A Closer Look at
The Microbiology & Molecular Genetics MajorsOffered by: CALS Microbiology & Molecular Genetics Department
Fascinating developments in contemporary medicine and science begin with molecular events that underlie the routine functions of cells and organisms. Scientists in the field of microbiology study microbes essential to medicine, industry, ecology, and basic science. Molecular genetics, in turn, provides the means to investigate, at the molecular level, the chemical and biological principles that underlie all living processes.
The Microbiology and Molecular Genetics Department is unique at UVM because it exists within two colleges, the College of Agriculture and Life Sciences and the College of Medicine. From this position, it draws on expertise from such departments as botany and agricultural biochemistry, pathology, biology, and pharmacology.
What Will I Study?
You can choose a major in Microbiology with a concentration in clinical, applied or general microbiology, or in Molecular Genetics.
All students must finish the basic distribution requirements for a bachelor of science degree from the College of Agriculture and Life Sciences. Microbiology or Molecular Genetics majors also take a foundation of biological and physical science courses, plus upper-level microbiology and molecular genetics and biological sciences courses to complete their major requirements.
The program is flexible enough to allow you to minor in a scientific discipline such as medical technology, nutrition, or biological science -- or a field that's altogether different. Students have graduated with minors in French, business, and statistics, allowing them to put together a career plan that spans a wide range of opportunities.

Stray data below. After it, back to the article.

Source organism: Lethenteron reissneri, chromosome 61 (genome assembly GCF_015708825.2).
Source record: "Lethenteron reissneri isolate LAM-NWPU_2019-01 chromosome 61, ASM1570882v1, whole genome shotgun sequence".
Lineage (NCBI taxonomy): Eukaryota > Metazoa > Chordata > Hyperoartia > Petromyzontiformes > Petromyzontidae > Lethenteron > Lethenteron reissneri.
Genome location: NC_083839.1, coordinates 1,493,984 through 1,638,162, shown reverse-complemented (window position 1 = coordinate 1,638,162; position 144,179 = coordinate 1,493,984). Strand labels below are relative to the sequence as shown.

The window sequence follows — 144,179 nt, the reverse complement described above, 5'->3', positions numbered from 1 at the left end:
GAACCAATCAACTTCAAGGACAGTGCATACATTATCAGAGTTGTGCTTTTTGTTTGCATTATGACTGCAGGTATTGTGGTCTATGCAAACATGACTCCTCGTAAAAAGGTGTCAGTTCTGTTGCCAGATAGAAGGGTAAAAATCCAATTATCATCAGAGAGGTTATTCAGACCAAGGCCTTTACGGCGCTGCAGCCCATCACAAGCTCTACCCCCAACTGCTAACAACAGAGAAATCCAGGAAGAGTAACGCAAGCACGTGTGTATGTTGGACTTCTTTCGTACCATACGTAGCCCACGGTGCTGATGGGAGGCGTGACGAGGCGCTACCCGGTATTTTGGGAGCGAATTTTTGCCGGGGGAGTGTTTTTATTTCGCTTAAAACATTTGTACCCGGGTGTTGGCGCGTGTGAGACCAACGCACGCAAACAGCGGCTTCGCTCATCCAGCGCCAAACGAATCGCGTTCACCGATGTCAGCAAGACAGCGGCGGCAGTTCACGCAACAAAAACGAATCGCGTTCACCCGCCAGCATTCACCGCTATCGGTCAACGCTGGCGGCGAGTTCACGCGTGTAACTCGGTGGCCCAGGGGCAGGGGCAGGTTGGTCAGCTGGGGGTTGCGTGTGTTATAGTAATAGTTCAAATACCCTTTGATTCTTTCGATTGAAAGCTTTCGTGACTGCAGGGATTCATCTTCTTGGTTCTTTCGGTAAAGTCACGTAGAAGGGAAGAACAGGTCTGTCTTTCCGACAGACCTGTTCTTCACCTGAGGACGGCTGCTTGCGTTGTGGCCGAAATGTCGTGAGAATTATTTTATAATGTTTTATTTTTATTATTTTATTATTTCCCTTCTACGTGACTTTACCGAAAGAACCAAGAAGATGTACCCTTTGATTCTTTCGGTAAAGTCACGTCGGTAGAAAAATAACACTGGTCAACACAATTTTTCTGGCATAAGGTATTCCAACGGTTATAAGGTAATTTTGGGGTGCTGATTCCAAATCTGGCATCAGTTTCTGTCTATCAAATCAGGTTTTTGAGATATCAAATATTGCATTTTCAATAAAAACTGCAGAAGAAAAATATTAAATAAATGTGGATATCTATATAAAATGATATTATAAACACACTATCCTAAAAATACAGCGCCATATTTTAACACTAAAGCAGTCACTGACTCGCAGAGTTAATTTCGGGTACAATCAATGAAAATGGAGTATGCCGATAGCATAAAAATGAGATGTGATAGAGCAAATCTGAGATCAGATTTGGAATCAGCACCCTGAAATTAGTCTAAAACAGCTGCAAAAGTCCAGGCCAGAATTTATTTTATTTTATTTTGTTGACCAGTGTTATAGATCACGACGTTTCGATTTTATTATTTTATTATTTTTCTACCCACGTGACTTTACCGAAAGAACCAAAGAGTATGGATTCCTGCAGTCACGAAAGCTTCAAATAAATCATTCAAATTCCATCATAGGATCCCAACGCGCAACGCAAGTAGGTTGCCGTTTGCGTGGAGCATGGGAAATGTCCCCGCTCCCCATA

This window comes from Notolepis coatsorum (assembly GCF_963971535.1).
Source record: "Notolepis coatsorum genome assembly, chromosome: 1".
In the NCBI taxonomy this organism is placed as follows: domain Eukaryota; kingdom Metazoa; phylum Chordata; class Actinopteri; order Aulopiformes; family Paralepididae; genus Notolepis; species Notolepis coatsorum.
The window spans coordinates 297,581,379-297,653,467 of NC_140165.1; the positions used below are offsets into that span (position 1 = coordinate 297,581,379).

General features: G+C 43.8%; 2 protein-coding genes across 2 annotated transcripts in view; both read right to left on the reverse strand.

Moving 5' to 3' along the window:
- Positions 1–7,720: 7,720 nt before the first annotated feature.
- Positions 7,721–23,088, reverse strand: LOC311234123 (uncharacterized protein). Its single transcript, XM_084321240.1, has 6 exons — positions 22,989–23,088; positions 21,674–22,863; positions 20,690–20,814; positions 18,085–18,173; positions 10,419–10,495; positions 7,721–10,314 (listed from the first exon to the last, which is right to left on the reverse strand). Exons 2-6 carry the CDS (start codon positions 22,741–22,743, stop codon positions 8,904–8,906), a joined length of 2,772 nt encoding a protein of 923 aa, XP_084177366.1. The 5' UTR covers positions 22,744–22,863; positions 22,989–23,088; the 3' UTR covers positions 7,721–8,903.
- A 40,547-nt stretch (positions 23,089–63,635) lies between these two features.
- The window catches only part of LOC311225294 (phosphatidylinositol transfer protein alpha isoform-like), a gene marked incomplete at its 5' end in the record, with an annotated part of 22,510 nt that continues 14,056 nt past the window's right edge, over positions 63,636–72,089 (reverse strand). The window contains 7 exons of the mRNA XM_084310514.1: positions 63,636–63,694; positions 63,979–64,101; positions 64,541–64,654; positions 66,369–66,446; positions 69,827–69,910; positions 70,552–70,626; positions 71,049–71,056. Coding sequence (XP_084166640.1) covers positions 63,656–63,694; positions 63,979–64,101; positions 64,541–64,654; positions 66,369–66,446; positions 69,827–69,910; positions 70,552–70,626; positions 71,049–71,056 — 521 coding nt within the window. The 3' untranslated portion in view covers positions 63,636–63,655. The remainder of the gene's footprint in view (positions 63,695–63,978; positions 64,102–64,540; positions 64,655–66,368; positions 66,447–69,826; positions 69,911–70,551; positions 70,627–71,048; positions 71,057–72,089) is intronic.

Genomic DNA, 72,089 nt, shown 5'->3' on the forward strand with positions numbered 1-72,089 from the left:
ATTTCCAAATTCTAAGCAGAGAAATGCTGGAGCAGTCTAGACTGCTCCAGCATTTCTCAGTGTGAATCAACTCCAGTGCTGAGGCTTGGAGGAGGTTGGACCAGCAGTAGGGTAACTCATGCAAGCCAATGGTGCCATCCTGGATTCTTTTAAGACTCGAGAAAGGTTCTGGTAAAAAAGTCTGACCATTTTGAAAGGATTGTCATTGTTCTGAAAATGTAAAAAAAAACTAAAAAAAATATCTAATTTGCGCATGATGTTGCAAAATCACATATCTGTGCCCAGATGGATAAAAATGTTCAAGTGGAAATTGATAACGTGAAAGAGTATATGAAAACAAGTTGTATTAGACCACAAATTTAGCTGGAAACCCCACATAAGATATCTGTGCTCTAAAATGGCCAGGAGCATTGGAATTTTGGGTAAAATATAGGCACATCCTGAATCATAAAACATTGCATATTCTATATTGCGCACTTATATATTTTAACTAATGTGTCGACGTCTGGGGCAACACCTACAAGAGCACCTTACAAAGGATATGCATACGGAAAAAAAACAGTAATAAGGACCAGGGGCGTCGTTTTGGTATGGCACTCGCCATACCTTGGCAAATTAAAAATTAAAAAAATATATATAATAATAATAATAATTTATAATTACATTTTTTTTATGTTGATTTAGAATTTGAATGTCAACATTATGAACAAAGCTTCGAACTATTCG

Exciting Field and Research Experience
Small classes and a strong commitment to advising give you plenty of chance to interact with the faculty, who frequently involve undergraduates in cutting-edge research. Laboratories offer broad opportunities to do research along with coursework in such areas as DNA repair, fungal genetics, environmental microbiology, developmental genetics, infectious diseases, and other fields.
Looking to the Future
An undergraduate in microbiology or molecular genetics prepares you to go on to study for an advanced degree in medicine, biotechnology, microbiology, biochemistry, or something as divergent as the law, where changes in the patent industry, as well as questions of ethics related to bioengineering or genetics counseling have companies and regulatory agencies clamoring for graduates with a science background to complement legal expertise.
You'll be ready to work in virtually any type of laboratory in the biological sciences -- research, clinical, or applied sciences, such as forensics or toxicology. Within these careers -- whether in industry or an academic setting -- you might teach, run experiments, lead a research team, or any combination. Industries like food processing and pharmaceuticals offer many openings, but graduates have also chosen to start their own businesses.
Advanced Level Courses
Faculty and Area of Expertise
Last modified September 10 2007 04:11 PM